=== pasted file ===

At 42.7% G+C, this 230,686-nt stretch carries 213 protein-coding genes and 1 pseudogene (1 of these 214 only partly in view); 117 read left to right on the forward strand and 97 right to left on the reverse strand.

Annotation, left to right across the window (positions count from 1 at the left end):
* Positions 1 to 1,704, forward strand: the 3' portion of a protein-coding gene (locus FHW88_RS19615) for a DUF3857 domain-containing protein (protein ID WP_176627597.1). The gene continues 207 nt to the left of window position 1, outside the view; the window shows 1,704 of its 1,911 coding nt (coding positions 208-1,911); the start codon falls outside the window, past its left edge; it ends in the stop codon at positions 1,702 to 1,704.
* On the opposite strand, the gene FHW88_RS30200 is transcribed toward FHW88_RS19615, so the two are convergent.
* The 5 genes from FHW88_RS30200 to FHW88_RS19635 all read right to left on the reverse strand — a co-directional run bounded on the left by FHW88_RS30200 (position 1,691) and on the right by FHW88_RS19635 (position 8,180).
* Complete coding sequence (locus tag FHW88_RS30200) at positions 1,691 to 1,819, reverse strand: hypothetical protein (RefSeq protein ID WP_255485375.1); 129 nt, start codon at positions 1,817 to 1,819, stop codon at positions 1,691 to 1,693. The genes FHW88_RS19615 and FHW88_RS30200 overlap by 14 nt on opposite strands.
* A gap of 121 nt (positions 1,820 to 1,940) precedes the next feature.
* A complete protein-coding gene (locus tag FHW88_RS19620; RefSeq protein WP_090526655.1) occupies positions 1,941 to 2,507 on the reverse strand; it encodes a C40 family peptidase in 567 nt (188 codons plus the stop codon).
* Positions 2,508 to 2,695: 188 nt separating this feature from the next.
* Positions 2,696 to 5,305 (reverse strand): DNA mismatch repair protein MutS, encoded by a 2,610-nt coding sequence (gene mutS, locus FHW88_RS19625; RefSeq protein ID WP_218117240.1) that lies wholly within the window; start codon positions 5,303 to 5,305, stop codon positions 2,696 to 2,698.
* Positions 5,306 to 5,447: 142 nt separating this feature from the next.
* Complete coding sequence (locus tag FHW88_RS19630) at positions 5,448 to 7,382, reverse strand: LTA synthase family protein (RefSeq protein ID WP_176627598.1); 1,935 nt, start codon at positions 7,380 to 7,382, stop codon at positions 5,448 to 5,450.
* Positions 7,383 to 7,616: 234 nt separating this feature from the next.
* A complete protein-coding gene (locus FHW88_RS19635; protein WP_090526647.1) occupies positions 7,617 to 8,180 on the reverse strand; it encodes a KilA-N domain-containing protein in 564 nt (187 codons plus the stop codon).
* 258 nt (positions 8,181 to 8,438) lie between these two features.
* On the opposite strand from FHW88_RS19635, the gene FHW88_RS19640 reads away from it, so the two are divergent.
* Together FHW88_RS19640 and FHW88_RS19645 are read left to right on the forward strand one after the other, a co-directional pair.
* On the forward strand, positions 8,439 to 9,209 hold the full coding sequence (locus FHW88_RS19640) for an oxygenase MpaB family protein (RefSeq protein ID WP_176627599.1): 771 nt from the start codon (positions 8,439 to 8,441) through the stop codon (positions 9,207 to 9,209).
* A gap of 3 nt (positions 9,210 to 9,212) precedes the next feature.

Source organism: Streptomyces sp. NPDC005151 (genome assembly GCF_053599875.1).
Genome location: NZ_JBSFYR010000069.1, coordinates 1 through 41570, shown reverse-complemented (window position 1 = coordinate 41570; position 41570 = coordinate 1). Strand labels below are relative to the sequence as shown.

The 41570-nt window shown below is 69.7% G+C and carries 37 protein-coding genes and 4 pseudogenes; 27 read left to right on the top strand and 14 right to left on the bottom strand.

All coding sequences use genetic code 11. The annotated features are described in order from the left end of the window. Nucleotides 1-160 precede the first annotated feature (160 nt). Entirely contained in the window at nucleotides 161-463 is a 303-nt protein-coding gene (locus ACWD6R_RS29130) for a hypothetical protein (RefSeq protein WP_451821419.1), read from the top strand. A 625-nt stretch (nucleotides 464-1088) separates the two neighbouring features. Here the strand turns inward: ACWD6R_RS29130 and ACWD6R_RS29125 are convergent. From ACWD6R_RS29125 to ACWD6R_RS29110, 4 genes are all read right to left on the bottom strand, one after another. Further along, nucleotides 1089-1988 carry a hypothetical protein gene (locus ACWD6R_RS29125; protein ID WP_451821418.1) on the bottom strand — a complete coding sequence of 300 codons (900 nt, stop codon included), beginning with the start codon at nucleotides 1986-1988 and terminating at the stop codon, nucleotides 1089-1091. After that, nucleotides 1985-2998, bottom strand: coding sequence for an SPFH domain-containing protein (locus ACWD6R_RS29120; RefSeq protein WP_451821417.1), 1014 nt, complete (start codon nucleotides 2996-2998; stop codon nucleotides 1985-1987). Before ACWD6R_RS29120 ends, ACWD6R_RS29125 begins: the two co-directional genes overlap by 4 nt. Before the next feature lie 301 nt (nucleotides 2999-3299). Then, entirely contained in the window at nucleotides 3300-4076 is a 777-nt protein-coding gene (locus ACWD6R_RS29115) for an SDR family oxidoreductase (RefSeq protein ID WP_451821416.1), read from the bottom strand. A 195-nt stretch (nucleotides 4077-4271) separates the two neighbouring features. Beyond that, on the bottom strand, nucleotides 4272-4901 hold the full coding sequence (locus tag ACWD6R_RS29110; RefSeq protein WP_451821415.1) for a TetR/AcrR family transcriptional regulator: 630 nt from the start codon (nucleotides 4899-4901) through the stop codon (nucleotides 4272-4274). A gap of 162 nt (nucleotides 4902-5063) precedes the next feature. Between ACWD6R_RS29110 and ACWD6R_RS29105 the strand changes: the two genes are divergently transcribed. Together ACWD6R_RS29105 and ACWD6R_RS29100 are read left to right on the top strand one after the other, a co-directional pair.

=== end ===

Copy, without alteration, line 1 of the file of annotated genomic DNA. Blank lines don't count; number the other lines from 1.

At 42.7% G+C, this 230,686-nt stretch carries 213 protein-coding genes and 1 pseudogene (1 of these 214 only partly in view); 117 read left to right on the forward strand and 97 right to left on the reverse strand.